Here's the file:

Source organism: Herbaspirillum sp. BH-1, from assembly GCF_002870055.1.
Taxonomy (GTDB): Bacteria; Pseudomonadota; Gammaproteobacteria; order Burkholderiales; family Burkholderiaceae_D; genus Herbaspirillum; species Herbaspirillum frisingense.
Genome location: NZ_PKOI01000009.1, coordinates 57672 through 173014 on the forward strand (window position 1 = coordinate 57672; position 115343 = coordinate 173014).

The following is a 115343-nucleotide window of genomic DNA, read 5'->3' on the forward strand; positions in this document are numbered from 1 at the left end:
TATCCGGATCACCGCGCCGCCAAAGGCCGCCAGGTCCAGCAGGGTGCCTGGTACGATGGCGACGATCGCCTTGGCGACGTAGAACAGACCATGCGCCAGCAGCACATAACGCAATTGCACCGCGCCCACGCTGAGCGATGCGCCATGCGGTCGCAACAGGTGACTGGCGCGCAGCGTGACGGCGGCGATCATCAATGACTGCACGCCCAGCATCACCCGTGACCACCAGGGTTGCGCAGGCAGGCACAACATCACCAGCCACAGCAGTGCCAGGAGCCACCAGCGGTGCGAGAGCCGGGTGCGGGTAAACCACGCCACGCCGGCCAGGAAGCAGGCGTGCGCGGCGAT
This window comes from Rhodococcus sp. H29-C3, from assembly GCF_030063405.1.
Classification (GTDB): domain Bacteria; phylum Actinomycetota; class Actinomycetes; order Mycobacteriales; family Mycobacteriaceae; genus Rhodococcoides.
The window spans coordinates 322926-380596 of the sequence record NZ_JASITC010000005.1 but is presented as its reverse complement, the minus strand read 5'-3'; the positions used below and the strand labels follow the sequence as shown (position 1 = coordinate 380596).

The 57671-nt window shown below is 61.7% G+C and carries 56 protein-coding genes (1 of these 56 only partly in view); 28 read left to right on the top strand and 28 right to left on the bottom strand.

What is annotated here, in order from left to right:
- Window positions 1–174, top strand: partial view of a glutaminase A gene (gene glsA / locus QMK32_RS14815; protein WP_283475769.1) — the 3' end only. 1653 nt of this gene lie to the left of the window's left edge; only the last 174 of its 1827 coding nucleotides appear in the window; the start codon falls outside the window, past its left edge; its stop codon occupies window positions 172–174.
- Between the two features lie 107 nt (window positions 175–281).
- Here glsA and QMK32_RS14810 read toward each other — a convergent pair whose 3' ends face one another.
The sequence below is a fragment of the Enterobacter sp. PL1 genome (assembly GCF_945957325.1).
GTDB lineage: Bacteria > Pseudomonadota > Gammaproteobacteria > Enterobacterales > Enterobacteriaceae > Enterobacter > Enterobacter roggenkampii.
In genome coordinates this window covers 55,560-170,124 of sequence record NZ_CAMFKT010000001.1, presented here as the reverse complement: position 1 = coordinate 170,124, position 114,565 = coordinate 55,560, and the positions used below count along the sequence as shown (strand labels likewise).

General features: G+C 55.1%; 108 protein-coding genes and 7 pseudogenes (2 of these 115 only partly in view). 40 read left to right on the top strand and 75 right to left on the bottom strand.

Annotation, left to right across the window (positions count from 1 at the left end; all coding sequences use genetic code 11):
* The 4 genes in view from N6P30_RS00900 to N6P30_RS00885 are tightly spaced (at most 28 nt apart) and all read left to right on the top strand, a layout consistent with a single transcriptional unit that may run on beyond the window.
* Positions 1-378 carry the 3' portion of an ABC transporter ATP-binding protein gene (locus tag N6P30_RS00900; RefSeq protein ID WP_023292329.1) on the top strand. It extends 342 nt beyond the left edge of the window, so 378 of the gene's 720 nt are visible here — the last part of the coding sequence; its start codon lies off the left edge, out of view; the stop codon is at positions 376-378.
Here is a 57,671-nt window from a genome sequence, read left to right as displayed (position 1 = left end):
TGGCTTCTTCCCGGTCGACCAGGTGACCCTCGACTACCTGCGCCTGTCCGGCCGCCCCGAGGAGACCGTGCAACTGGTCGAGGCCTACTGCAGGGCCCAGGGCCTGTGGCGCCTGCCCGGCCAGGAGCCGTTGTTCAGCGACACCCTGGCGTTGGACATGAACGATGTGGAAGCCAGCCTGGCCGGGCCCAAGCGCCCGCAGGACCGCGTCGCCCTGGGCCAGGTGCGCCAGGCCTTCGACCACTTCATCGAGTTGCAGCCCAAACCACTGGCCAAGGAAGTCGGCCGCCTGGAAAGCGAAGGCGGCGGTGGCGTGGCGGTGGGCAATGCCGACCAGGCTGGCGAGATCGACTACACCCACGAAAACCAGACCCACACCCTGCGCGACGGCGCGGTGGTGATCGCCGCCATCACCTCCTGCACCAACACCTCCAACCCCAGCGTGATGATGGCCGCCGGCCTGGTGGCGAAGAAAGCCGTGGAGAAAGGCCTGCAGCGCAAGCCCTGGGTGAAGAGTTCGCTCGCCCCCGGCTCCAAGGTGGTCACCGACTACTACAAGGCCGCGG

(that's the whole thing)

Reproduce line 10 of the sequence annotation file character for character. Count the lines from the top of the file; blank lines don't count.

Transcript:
What is annotated here, in order from left to right: